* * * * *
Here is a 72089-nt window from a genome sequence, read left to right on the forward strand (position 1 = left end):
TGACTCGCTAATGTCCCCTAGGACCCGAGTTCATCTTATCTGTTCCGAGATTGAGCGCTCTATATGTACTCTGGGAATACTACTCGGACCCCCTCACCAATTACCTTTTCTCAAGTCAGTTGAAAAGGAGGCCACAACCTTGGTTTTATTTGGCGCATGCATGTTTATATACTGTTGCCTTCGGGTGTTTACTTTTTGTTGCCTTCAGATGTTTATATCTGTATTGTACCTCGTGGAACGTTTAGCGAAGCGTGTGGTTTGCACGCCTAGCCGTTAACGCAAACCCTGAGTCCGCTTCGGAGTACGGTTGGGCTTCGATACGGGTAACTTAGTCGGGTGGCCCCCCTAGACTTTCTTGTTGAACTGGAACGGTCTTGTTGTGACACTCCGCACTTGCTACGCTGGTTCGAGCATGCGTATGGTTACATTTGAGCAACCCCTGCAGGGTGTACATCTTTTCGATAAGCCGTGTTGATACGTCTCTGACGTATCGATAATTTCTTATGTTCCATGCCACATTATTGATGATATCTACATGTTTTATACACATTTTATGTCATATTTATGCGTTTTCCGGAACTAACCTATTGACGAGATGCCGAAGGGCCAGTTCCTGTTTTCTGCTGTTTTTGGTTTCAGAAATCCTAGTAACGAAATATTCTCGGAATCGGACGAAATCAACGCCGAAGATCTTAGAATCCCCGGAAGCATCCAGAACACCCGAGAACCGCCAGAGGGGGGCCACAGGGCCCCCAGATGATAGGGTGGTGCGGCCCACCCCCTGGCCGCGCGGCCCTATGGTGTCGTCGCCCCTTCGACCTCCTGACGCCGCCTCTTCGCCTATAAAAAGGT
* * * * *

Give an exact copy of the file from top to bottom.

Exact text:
Here is a 72089-nt window from a genome sequence, read left to right on the forward strand (position 1 = left end):
TGACTCGCTAATGTCCCCTAGGACCCGAGTTCATCTTATCTGTTCCGAGATTGAGCGCTCTATATGTACTCTGGGAATACTACTCGGACCCCCTCACCAATTACCTTTTCTCAAGTCAGTTGAAAAGGAGGCCACAACCTTGGTTTTATTTGGCGCATGCATGTTTATATACTGTTGCCTTCGGGTGTTTACTTTTTGTTGCCTTCAGATGTTTATATCTGTATTGTACCTCGTGGAACGTTTAGCGAAGCGTGTGGTTTGCACGCCTAGCCGTTAACGCAAACCCTGAGTCCGCTTCGGAGTACGGTTGGGCTTCGATACGGGTAACTTAGTCGGGTGGCCCCCCTAGACTTTCTTGTTGAACTGGAACGGTCTTGTTGTGACACTCCGCACTTGCTACGCTGGTTCGAGCATGCGTATGGTTACATTTGAGCAACCCCTGCAGGGTGTACATCTTTTCGATAAGCCGTGTTGATACGTCTCTGACGTATCGATAATTTCTTATGTTCCATGCCACATTATTGATGATATCTACATGTTTTATACACATTTTATGTCATATTTATGCGTTTTCCGGAACTAACCTATTGACGAGATGCCGAAGGGCCAGTTCCTGTTTTCTGCTGTTTTTGGTTTCAGAAATCCTAGTAACGAAATATTCTCGGAATCGGACGAAATCAACGCCGAAGATCTTAGAATCCCCGGAAGCATCCAGAACACCCGAGAACCGCCAGAGGGGGGCCACAGGGCCCCCAGATGATAGGGTGGTGCGGCCCACCCCCTGGCCGCGCGGCCCTATGGTGTCGTCGCCCCTTCGACCTCCTGACGCCGCCTCTTCGCCTATAAAAAGGT